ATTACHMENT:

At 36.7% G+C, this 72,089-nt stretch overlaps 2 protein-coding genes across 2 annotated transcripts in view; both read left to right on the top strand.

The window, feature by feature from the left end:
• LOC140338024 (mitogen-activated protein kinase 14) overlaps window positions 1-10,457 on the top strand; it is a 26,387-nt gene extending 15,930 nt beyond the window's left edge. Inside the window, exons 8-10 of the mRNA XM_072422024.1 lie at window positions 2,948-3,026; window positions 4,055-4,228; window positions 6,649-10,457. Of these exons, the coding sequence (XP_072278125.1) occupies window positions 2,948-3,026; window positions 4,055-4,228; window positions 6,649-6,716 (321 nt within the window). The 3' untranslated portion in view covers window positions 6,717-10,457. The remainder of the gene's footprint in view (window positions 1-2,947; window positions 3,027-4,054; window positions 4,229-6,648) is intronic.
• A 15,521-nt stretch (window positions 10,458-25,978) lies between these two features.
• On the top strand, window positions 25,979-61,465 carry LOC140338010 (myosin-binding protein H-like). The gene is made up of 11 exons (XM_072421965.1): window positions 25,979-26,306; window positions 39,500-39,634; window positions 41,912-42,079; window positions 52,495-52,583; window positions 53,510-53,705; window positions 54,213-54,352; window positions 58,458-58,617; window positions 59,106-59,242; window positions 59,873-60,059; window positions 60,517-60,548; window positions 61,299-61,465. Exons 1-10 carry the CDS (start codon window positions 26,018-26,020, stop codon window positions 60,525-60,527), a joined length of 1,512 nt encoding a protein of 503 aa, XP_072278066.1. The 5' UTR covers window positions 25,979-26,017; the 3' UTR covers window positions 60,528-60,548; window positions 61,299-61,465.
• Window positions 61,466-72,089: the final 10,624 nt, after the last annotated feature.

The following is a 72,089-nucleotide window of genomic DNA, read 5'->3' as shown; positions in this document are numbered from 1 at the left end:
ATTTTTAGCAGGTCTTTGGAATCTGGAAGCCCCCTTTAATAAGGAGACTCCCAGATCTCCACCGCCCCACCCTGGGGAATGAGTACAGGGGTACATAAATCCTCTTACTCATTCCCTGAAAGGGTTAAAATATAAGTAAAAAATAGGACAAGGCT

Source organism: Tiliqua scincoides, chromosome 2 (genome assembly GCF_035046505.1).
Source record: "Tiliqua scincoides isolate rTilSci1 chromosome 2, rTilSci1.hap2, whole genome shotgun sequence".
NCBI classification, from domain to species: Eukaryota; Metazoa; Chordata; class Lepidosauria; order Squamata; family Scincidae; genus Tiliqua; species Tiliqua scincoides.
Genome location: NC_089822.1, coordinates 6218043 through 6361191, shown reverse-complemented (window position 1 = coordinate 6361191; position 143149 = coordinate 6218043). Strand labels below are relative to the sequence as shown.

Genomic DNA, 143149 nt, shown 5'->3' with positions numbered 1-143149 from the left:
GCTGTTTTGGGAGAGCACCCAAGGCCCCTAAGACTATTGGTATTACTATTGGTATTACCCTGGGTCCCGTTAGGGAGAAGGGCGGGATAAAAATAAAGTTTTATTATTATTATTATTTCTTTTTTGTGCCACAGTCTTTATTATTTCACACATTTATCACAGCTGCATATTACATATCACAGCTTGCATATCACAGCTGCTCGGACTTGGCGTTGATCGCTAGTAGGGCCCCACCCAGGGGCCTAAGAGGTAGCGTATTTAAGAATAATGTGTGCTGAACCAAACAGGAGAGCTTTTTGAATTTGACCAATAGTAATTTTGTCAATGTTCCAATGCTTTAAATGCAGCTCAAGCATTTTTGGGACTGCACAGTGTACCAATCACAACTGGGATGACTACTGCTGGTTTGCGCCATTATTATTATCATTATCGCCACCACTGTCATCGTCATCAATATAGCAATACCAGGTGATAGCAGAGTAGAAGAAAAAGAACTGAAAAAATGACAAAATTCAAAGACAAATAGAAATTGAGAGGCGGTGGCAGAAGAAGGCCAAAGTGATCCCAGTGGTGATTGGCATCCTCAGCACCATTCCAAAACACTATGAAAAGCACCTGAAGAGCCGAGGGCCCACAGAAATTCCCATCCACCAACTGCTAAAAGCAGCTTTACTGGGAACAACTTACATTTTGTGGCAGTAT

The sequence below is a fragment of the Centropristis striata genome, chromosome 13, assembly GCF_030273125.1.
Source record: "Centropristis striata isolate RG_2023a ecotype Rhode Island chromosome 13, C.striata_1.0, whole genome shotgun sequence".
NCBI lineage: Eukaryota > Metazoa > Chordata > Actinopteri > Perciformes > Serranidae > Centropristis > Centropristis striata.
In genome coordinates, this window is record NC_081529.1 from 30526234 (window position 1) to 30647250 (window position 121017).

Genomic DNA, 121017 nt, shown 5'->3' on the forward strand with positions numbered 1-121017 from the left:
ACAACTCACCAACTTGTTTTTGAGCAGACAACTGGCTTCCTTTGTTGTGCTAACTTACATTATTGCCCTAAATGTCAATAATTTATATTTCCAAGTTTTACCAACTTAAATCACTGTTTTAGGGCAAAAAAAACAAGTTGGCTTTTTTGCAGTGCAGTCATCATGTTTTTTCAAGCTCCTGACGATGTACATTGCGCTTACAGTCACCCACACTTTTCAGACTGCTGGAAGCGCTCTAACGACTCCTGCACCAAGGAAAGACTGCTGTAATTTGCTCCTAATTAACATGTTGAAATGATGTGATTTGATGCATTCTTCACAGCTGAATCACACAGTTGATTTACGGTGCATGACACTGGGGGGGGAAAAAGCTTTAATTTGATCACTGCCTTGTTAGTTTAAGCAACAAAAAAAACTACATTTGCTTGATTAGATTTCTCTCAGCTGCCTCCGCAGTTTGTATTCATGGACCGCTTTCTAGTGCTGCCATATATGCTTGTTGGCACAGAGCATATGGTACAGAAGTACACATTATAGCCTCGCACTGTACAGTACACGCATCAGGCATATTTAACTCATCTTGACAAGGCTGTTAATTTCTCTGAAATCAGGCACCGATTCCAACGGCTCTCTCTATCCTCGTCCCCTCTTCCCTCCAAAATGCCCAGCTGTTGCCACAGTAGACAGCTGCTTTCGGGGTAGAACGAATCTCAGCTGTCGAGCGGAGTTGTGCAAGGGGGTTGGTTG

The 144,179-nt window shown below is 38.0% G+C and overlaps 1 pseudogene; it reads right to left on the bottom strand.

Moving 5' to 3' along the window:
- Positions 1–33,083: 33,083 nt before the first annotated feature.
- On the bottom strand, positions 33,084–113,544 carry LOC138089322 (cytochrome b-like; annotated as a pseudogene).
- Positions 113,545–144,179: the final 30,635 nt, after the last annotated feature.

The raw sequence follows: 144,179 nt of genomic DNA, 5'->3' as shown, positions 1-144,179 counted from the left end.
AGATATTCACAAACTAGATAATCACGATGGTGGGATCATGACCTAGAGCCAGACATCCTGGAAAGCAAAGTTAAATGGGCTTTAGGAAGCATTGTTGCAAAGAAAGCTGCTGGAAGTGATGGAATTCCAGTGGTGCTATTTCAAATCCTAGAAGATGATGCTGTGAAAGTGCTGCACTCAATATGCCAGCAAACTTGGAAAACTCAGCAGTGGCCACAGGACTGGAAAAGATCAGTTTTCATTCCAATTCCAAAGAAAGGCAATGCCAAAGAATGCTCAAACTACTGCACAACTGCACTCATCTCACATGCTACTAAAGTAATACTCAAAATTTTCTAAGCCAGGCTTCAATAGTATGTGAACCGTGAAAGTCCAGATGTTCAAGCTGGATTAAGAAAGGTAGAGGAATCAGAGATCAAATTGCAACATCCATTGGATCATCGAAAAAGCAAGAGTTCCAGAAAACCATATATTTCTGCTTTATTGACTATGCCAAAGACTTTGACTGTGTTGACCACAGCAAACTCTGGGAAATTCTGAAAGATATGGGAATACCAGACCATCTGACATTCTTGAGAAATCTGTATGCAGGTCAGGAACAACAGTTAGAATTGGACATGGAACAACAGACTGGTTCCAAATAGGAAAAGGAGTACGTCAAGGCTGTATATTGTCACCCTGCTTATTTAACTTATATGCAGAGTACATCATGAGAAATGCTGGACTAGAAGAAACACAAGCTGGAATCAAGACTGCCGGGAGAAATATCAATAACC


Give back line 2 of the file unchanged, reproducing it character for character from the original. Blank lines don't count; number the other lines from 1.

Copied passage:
The window, feature by feature from the left end: